I would like to begin by clarifying that I am, by no means, an expert in this topic. However, after dedicating most of my summer at FinTech Collective to gaining familiarity with it, including a trip to three countries in the region, I have a few observations that I would like to share.
In a region that, despite macroeconomic complications, is currently energized by a surging middle class and a high degree of mobile penetration, fintech has emerged as a powerful tool of deepening financial inclusion and access to basic services. Brazil remains king – both in VC dollars captured and addressable market size. Its entrepreneurial ecosystem is yielding PayPal style “mafias” of accomplished entrepreneurs moving into other ventures after successful exits, and it consistently grabs headlines –as well as SoftBank’s attention – via massive funding rounds (think Creditas or Nubank this summer). Its local funds (including KaszeK or Monashees, among others) are becoming increasingly active in other Latin American countries, addressing funding needs particularly evident in the Series A/B space. Meanwhile, the Central Bank consistently speaks of lowering prices and increasing competition.
Nevertheless, positive signs are also clear in other countries. Mexico’s government is in the process of fully enacting a Fintech Law which, despite arguably raising barriers to entry in certain sub verticals, embraces the power of these new solutions. Its local funds are growing and gaining prestige, with fintech interest palpably increasing among Ignia, Dalus or ALLVP, among others. As the second biggest market behind Brazil, it is the chosen expansion target for most startups in the region, in part due to cultural and linguistic similarities. Simultaneously, the number of fintech startups in Colombia has nearly doubled in the past twelve months. Helped by agile regulatory changes – including the creation of a startup sandbox – improving conditions have granted the Andean country status as the third biggest fintech market in LatAm, ahead of the likes of Argentina or Chile. Nevertheless, for as long as family offices effectively act as the primary source of seed capital, the need for more robust local institutional options grows more pressing.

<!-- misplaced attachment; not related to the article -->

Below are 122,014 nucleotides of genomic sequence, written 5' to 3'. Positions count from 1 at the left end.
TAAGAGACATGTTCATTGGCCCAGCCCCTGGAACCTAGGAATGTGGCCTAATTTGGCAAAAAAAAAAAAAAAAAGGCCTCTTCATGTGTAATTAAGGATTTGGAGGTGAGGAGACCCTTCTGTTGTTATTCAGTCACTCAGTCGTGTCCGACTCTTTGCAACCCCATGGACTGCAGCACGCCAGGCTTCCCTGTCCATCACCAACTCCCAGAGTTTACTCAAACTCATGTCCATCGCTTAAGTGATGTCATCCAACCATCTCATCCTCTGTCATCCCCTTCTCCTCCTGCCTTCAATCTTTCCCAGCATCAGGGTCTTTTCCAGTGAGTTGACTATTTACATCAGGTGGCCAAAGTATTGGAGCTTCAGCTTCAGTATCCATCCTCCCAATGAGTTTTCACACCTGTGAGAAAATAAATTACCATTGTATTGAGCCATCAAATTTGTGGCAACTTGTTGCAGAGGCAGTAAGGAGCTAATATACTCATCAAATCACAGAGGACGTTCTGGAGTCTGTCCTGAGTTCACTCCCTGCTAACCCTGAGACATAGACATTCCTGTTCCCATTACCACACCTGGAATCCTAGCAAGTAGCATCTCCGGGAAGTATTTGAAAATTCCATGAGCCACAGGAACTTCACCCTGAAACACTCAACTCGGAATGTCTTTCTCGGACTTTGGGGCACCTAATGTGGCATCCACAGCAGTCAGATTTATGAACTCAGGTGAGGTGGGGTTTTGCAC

Sector wise, banking/lending/payments has generated the most noise to date. As the vertical has grown crowded, startups face the lower end of the pyramid frontier, which poses distribution challenges that will be hard to overcome. Insure tech has emerged as a promising space, as the need for such products parallels rising middle class affluence. Reg tech opportunities should also materialize as legislation settles and regulatory burdens require out sourced assistance. Lastly, as high fraud prevalence remains an endemic regional problem, integrated solutions in the digital identity space will be attractive. As corporates prove inflexible, these startups might even prefer API-ready peers to legacy customers, in terms of clientele.
In summary, an abundant supply of talent is finally meeting the necessary conditions to become more realized. After decades of insufficient product offerings from traditional banks and prohibitively high rates, a different light shines on customers in one of the most urbanized regions of the world. Vibrant communities are emerging around fintech ecosystems, drawing inspiration perhaps not only from the United States, but more so from East and Southeast Asia.